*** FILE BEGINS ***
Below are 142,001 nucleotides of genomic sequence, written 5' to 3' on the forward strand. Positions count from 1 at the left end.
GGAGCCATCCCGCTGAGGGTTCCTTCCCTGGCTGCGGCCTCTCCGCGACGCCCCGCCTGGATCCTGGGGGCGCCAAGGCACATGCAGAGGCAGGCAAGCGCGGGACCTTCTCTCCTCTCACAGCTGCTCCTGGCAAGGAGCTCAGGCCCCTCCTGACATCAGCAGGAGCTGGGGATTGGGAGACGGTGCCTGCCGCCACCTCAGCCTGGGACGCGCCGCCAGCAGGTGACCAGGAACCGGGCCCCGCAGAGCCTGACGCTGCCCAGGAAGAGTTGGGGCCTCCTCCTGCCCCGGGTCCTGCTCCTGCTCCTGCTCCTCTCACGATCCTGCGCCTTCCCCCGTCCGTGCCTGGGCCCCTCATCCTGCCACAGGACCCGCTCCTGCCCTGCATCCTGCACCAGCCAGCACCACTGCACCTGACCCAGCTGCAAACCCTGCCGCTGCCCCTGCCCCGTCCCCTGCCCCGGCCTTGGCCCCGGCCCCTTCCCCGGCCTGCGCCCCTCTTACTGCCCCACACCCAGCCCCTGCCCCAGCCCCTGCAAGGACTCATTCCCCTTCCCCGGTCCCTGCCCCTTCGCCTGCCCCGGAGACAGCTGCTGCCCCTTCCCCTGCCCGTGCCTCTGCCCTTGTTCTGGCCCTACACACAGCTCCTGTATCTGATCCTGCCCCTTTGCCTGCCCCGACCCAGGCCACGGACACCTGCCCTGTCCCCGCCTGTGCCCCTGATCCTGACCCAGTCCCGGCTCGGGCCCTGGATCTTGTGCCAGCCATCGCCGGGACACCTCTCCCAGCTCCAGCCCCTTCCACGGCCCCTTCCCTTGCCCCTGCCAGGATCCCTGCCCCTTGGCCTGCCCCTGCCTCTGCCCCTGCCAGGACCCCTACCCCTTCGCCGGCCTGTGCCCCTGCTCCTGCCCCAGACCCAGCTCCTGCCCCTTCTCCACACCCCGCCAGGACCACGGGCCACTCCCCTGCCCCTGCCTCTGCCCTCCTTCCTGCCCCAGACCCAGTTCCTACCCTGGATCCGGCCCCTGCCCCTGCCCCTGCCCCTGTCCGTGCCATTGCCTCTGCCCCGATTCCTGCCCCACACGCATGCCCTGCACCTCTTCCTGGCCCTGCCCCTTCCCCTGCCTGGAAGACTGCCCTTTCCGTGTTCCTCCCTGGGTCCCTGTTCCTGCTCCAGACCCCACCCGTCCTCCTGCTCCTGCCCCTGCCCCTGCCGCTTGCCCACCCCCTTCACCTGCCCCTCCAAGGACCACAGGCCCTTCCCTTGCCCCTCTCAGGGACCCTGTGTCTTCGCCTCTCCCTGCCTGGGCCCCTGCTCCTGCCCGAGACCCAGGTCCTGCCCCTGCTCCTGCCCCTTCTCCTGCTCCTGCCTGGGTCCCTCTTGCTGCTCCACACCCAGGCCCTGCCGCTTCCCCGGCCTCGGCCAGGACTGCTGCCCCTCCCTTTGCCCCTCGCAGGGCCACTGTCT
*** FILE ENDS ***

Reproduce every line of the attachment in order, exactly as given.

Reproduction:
Below are 142,001 nucleotides of genomic sequence, written 5' to 3' on the forward strand. Positions count from 1 at the left end.
GGAGCCATCCCGCTGAGGGTTCCTTCCCTGGCTGCGGCCTCTCCGCGACGCCCCGCCTGGATCCTGGGGGCGCCAAGGCACATGCAGAGGCAGGCAAGCGCGGGACCTTCTCTCCTCTCACAGCTGCTCCTGGCAAGGAGCTCAGGCCCCTCCTGACATCAGCAGGAGCTGGGGATTGGGAGACGGTGCCTGCCGCCACCTCAGCCTGGGACGCGCCGCCAGCAGGTGACCAGGAACCGGGCCCCGCAGAGCCTGACGCTGCCCAGGAAGAGTTGGGGCCTCCTCCTGCCCCGGGTCCTGCTCCTGCTCCTGCTCCTCTCACGATCCTGCGCCTTCCCCCGTCCGTGCCTGGGCCCCTCATCCTGCCACAGGACCCGCTCCTGCCCTGCATCCTGCACCAGCCAGCACCACTGCACCTGACCCAGCTGCAAACCCTGCCGCTGCCCCTGCCCCGTCCCCTGCCCCGGCCTTGGCCCCGGCCCCTTCCCCGGCCTGCGCCCCTCTTACTGCCCCACACCCAGCCCCTGCCCCAGCCCCTGCAAGGACTCATTCCCCTTCCCCGGTCCCTGCCCCTTCGCCTGCCCCGGAGACAGCTGCTGCCCCTTCCCCTGCCCGTGCCTCTGCCCTTGTTCTGGCCCTACACACAGCTCCTGTATCTGATCCTGCCCCTTTGCCTGCCCCGACCCAGGCCACGGACACCTGCCCTGTCCCCGCCTGTGCCCCTGATCCTGACCCAGTCCCGGCTCGGGCCCTGGATCTTGTGCCAGCCATCGCCGGGACACCTCTCCCAGCTCCAGCCCCTTCCACGGCCCCTTCCCTTGCCCCTGCCAGGATCCCTGCCCCTTGGCCTGCCCCTGCCTCTGCCCCTGCCAGGACCCCTACCCCTTCGCCGGCCTGTGCCCCTGCTCCTGCCCCAGACCCAGCTCCTGCCCCTTCTCCACACCCCGCCAGGACCACGGGCCACTCCCCTGCCCCTGCCTCTGCCCTCCTTCCTGCCCCAGACCCAGTTCCTACCCTGGATCCGGCCCCTGCCCCTGCCCCTGCCCCTGTCCGTGCCATTGCCTCTGCCCCGATTCCTGCCCCACACGCATGCCCTGCACCTCTTCCTGGCCCTGCCCCTTCCCCTGCCTGGAAGACTGCCCTTTCCGTGTTCCTCCCTGGGTCCCTGTTCCTGCTCCAGACCCCACCCGTCCTCCTGCTCCTGCCCCTGCCCCTGCCGCTTGCCCACCCCCTTCACCTGCCCCTCCAAGGACCACAGGCCCTTCCCTTGCCCCTCTCAGGGACCCTGTGTCTTCGCCTCTCCCTGCCTGGGCCCCTGCTCCTGCCCGAGACCCAGGTCCTGCCCCTGCTCCTGCCCCTTCTCCTGCTCCTGCCTGGGTCCCTCTTGCTGCTCCACACCCAGGCCCTGCCGCTTCCCCGGCCTCGGCCAGGACTGCTGCCCCTCCCTTTGCCCCTCGCAGGGCCACTGTCT